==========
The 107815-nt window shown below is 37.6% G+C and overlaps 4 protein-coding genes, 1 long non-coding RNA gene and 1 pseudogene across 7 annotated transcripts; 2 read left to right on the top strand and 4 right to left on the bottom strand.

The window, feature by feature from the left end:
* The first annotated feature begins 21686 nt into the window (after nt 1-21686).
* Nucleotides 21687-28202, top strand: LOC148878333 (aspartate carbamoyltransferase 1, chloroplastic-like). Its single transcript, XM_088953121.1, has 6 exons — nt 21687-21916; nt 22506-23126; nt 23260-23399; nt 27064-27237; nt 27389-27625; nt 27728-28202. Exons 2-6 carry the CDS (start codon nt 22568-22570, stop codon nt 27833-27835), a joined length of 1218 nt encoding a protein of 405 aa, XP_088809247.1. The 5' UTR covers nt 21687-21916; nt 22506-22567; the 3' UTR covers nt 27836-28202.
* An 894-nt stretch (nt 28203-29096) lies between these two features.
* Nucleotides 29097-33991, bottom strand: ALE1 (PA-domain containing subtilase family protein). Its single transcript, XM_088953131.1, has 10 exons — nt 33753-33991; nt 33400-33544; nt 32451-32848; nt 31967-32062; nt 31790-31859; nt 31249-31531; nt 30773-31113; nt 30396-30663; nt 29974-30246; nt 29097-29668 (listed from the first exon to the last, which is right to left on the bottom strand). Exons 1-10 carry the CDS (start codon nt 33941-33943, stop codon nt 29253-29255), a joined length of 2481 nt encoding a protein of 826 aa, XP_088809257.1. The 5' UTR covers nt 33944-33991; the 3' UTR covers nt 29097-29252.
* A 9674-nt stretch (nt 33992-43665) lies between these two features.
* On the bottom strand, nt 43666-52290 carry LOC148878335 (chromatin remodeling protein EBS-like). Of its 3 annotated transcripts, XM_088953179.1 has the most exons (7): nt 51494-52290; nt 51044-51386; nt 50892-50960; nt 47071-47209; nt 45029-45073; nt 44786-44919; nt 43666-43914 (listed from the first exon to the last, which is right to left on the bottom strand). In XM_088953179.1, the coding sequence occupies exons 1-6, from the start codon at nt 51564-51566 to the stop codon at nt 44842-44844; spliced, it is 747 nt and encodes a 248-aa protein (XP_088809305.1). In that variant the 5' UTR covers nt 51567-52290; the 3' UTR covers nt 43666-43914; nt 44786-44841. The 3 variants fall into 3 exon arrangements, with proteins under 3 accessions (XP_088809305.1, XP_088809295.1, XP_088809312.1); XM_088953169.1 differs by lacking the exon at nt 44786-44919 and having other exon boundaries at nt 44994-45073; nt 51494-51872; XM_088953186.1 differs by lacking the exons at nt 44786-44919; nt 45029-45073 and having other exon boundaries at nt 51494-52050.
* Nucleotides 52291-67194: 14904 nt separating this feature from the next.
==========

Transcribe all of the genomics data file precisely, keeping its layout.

The 107815-nt window shown below is 37.6% G+C and overlaps 4 protein-coding genes, 1 long non-coding RNA gene and 1 pseudogene across 7 annotated transcripts; 2 read left to right on the top strand and 4 right to left on the bottom strand.

The window, feature by feature from the left end:
* The first annotated feature begins 21686 nt into the window (after nt 1-21686).
* Nucleotides 21687-28202, top strand: LOC148878333 (aspartate carbamoyltransferase 1, chloroplastic-like). Its single transcript, XM_088953121.1, has 6 exons — nt 21687-21916; nt 22506-23126; nt 23260-23399; nt 27064-27237; nt 27389-27625; nt 27728-28202. Exons 2-6 carry the CDS (start codon nt 22568-22570, stop codon nt 27833-27835), a joined length of 1218 nt encoding a protein of 405 aa, XP_088809247.1. The 5' UTR covers nt 21687-21916; nt 22506-22567; the 3' UTR covers nt 27836-28202.
* An 894-nt stretch (nt 28203-29096) lies between these two features.
* Nucleotides 29097-33991, bottom strand: ALE1 (PA-domain containing subtilase family protein). Its single transcript, XM_088953131.1, has 10 exons — nt 33753-33991; nt 33400-33544; nt 32451-32848; nt 31967-32062; nt 31790-31859; nt 31249-31531; nt 30773-31113; nt 30396-30663; nt 29974-30246; nt 29097-29668 (listed from the first exon to the last, which is right to left on the bottom strand). Exons 1-10 carry the CDS (start codon nt 33941-33943, stop codon nt 29253-29255), a joined length of 2481 nt encoding a protein of 826 aa, XP_088809257.1. The 5' UTR covers nt 33944-33991; the 3' UTR covers nt 29097-29252.
* A 9674-nt stretch (nt 33992-43665) lies between these two features.
* On the bottom strand, nt 43666-52290 carry LOC148878335 (chromatin remodeling protein EBS-like). Of its 3 annotated transcripts, XM_088953179.1 has the most exons (7): nt 51494-52290; nt 51044-51386; nt 50892-50960; nt 47071-47209; nt 45029-45073; nt 44786-44919; nt 43666-43914 (listed from the first exon to the last, which is right to left on the bottom strand). In XM_088953179.1, the coding sequence occupies exons 1-6, from the start codon at nt 51564-51566 to the stop codon at nt 44842-44844; spliced, it is 747 nt and encodes a 248-aa protein (XP_088809305.1). In that variant the 5' UTR covers nt 51567-52290; the 3' UTR covers nt 43666-43914; nt 44786-44841. The 3 variants fall into 3 exon arrangements, with proteins under 3 accessions (XP_088809305.1, XP_088809295.1, XP_088809312.1); XM_088953169.1 differs by lacking the exon at nt 44786-44919 and having other exon boundaries at nt 44994-45073; nt 51494-51872; XM_088953186.1 differs by lacking the exons at nt 44786-44919; nt 45029-45073 and having other exon boundaries at nt 51494-52050.
* Nucleotides 52291-67194: 14904 nt separating this feature from the next.